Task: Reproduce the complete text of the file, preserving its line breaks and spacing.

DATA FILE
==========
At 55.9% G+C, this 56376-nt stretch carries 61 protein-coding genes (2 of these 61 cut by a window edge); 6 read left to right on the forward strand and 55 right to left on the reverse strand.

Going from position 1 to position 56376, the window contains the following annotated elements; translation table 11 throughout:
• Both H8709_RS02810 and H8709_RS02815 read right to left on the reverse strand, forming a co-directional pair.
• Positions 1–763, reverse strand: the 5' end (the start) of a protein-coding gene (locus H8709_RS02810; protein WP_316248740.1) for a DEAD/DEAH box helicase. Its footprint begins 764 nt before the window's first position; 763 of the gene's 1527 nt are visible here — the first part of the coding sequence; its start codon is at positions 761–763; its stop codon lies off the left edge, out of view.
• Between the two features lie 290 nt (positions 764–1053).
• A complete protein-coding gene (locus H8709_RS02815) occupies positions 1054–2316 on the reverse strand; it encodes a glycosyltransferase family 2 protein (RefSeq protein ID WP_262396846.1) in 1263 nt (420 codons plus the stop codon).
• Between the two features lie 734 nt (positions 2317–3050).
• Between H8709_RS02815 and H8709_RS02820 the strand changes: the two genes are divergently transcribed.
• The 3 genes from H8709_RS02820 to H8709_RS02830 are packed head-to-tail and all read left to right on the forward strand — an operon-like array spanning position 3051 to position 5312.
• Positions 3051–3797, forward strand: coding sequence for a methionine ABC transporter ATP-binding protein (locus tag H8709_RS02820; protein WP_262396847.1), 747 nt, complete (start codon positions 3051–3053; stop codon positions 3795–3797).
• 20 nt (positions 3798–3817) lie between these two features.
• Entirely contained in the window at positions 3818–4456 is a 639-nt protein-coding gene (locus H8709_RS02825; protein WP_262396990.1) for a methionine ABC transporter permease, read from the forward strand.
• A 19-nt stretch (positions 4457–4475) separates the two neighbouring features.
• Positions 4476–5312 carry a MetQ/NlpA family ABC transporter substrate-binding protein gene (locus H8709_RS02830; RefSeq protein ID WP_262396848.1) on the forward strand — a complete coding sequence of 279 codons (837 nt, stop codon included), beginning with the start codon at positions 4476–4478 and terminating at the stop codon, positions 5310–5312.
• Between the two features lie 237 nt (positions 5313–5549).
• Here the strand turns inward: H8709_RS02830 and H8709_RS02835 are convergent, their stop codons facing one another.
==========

At 55.9% G+C, this 56376-nt stretch carries 61 protein-coding genes (2 of these 61 cut by a window edge); 6 read left to right on the forward strand and 55 right to left on the reverse strand.

Going from position 1 to position 56376, the window contains the following annotated elements; translation table 11 throughout:
• Both H8709_RS02810 and H8709_RS02815 read right to left on the reverse strand, forming a co-directional pair.
• Positions 1–763, reverse strand: the 5' end (the start) of a protein-coding gene (locus H8709_RS02810; protein WP_316248740.1) for a DEAD/DEAH box helicase. Its footprint begins 764 nt before the window's first position; 763 of the gene's 1527 nt are visible here — the first part of the coding sequence; its start codon is at positions 761–763; its stop codon lies off the left edge, out of view.
• Between the two features lie 290 nt (positions 764–1053).
• A complete protein-coding gene (locus H8709_RS02815) occupies positions 1054–2316 on the reverse strand; it encodes a glycosyltransferase family 2 protein (RefSeq protein ID WP_262396846.1) in 1263 nt (420 codons plus the stop codon).
• Between the two features lie 734 nt (positions 2317–3050).
• Between H8709_RS02815 and H8709_RS02820 the strand changes: the two genes are divergently transcribed.
• The 3 genes from H8709_RS02820 to H8709_RS02830 are packed head-to-tail and all read left to right on the forward strand — an operon-like array spanning position 3051 to position 5312.
• Positions 3051–3797, forward strand: coding sequence for a methionine ABC transporter ATP-binding protein (locus tag H8709_RS02820; protein WP_262396847.1), 747 nt, complete (start codon positions 3051–3053; stop codon positions 3795–3797).
• 20 nt (positions 3798–3817) lie between these two features.
• Entirely contained in the window at positions 3818–4456 is a 639-nt protein-coding gene (locus H8709_RS02825; protein WP_262396990.1) for a methionine ABC transporter permease, read from the forward strand.
• A 19-nt stretch (positions 4457–4475) separates the two neighbouring features.
• Positions 4476–5312 carry a MetQ/NlpA family ABC transporter substrate-binding protein gene (locus H8709_RS02830; RefSeq protein ID WP_262396848.1) on the forward strand — a complete coding sequence of 279 codons (837 nt, stop codon included), beginning with the start codon at positions 4476–4478 and terminating at the stop codon, positions 5310–5312.
• Between the two features lie 237 nt (positions 5313–5549).
• Here the strand turns inward: H8709_RS02830 and H8709_RS02835 are convergent, their stop codons facing one another.